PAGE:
Garza Blanca Real Estate’s full-time ownership specialist, Barry Myatt would like to share with members some intriguing insight into the Mexican real estate market. Over the years, Barry has interviewed more than 25,000 real estate clients and was involved with the early fractional real estate market. He operated a private travel agency as well as worked as a consultant in tourism. He has lived in the Caribbean, New York City, Hawaii, and Mexico. You can find Barry working alongside Maria Estela Nuñez at the real estate office on site at Garza Blanca Resort & Spa on your next trip. Why not ask him for some advice?
Some Facts & Figures – Tourism and Mexican Real Estate
The Mexican government began strategically encouraging tourism to Mexico in the 1960s and 70s, and the country has seen exponential growth of tourism every year since then. Many tourists fell in love with Mexico and decided to purchase part-time or full-time residences inside of Mexico. There is a Mexican saying, “De la vista nacer el amor,” which means, “You fall in love with things you can see.” A brief history…
In 1960 there were just one million visitors to Mexico annually. Airline travel was in its early days, and Mexico was working on a national road construction program. The government established a cabinet-level authority to promote tourism. They worked hard to make sure tourists were comfortable in Mexico, even establishing the “Green Angels” program which provided free roadside assistance to travelers. Hollywood movies were being filmed in Acapulco, and the film “Night of the Iguana” was filmed in the Puerto Vallarta area, which put Puerto Vallarta on the map.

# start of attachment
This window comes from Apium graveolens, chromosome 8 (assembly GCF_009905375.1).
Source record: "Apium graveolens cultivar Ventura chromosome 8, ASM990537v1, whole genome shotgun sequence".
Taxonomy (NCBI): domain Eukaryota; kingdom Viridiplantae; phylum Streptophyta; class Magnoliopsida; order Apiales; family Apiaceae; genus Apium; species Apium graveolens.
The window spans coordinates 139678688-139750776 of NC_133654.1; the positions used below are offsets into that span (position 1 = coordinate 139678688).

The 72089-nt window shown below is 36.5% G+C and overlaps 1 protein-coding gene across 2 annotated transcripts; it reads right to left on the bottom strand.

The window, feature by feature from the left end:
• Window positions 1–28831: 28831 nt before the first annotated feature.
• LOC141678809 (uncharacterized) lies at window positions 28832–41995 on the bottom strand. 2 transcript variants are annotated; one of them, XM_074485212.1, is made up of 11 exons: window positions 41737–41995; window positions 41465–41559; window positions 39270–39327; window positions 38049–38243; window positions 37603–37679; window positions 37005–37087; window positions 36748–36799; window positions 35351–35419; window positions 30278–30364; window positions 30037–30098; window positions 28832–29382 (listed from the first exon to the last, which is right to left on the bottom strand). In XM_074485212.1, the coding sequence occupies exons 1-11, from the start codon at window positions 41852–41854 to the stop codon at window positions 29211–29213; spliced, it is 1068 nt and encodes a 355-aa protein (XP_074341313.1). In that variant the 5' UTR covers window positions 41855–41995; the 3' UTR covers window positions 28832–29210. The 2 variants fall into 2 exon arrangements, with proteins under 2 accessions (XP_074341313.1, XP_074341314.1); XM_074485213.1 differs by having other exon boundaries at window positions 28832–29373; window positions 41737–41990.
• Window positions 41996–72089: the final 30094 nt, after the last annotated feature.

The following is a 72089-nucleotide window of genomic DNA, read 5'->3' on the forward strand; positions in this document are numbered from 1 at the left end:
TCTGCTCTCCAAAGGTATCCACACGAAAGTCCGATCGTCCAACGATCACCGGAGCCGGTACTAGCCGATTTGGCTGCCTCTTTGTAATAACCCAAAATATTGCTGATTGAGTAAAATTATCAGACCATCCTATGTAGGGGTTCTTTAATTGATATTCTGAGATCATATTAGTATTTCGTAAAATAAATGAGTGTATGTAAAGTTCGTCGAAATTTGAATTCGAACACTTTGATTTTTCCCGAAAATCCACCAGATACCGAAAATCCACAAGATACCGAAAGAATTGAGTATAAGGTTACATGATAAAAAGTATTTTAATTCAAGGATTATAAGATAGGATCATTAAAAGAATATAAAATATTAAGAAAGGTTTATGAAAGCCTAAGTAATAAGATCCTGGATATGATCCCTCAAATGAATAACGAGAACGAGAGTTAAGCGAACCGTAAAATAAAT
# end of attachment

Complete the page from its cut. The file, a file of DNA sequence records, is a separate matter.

In 1967, Mexican businessmen used a computer to analyze which areas of Mexico would be best to develop into tourist destinations. They used factors such as beaches, climate and distance, and found that Cancun, Los Cabos, Ixtapa-Zihuatanejo and Puerto Vallarta would be optimal for tourism. The government started developing those areas in the early 1970s, starting by building marinas, docks and harbors, and providing incentives to people to for moving there.
The strategic long-term planning paid off, and resulted in enormous growth in tourism. At the same time, the Mexican government put in place laws and regulations to make property ownership possible for foreigners.
In 1917 the Mexican constitution established land rights decrees including Restricted Zones to protect coastal and national boundaries to meet national and international obligations. The Restricted Zones are defined as all land located within 100 kilometers of any national border and within 50 kilometers of any ocean. The Mexican constitution states that foreigners cannot own property inside of the Restricted Zones, however they can own property outside of the Restricted Zones.
With the surge of tourism the 1970s, foreigners fell in love with Mexico’s coastal cities and wanted to buy property inside of the restricted zones. Realizing the opportunity for economic growth from foreign investment, but not wanting to change the Constitution, the Mexican government designed a system that allows foreigners to buy property inside of the restricted zones through a bank trust.